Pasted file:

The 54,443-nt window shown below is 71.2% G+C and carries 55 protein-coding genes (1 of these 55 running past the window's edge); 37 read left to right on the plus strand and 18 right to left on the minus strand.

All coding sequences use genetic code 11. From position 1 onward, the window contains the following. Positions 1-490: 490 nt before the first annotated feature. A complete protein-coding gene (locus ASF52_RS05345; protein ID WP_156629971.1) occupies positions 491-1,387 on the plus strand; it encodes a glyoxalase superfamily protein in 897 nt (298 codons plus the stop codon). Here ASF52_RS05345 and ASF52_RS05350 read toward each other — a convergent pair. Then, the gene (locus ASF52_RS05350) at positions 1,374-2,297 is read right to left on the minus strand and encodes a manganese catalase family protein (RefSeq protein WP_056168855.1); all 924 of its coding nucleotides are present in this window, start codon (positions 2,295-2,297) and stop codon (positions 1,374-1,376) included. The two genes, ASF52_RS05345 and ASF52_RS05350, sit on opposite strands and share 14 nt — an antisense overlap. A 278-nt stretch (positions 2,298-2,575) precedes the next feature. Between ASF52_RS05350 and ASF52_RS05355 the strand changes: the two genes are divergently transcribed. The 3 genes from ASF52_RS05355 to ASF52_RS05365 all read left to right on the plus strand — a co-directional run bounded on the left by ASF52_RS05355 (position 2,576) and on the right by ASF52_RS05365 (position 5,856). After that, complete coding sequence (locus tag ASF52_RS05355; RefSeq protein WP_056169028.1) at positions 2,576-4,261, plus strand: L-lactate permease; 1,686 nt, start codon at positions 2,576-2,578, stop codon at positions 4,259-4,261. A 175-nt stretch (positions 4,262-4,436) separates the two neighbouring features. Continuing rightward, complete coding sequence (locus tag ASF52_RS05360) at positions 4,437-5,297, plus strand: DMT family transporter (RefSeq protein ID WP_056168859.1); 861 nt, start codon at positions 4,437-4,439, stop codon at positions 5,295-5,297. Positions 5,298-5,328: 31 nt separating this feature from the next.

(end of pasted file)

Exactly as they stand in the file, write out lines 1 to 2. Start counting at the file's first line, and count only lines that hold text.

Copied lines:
The 54,443-nt window shown below is 71.2% G+C and carries 55 protein-coding genes (1 of these 55 running past the window's edge); 37 read left to right on the plus strand and 18 right to left on the minus strand.

All coding sequences use genetic code 11. From position 1 onward, the window contains the following. Positions 1-490: 490 nt before the first annotated feature. A complete protein-coding gene (locus ASF52_RS05345; protein ID WP_156629971.1) occupies positions 491-1,387 on the plus strand; it encodes a glyoxalase superfamily protein in 897 nt (298 codons plus the stop codon). Here ASF52_RS05345 and ASF52_RS05350 read toward each other — a convergent pair. Then, the gene (locus ASF52_RS05350) at positions 1,374-2,297 is read right to left on the minus strand and encodes a manganese catalase family protein (RefSeq protein WP_056168855.1); all 924 of its coding nucleotides are present in this window, start codon (positions 2,295-2,297) and stop codon (positions 1,374-1,376) included. The two genes, ASF52_RS05345 and ASF52_RS05350, sit on opposite strands and share 14 nt — an antisense overlap. A 278-nt stretch (positions 2,298-2,575) precedes the next feature. Between ASF52_RS05350 and ASF52_RS05355 the strand changes: the two genes are divergently transcribed. The 3 genes from ASF52_RS05355 to ASF52_RS05365 all read left to right on the plus strand — a co-directional run bounded on the left by ASF52_RS05355 (position 2,576) and on the right by ASF52_RS05365 (position 5,856). After that, complete coding sequence (locus tag ASF52_RS05355; RefSeq protein WP_056169028.1) at positions 2,576-4,261, plus strand: L-lactate permease; 1,686 nt, start codon at positions 2,576-2,578, stop codon at positions 4,259-4,261. A 175-nt stretch (positions 4,262-4,436) separates the two neighbouring features. Continuing rightward, complete coding sequence (locus tag ASF52_RS05360) at positions 4,437-5,297, plus strand: DMT family transporter (RefSeq protein ID WP_056168859.1); 861 nt, start codon at positions 4,437-4,439, stop codon at positions 5,295-5,297. Positions 5,298-5,328: 31 nt separating this feature from the next.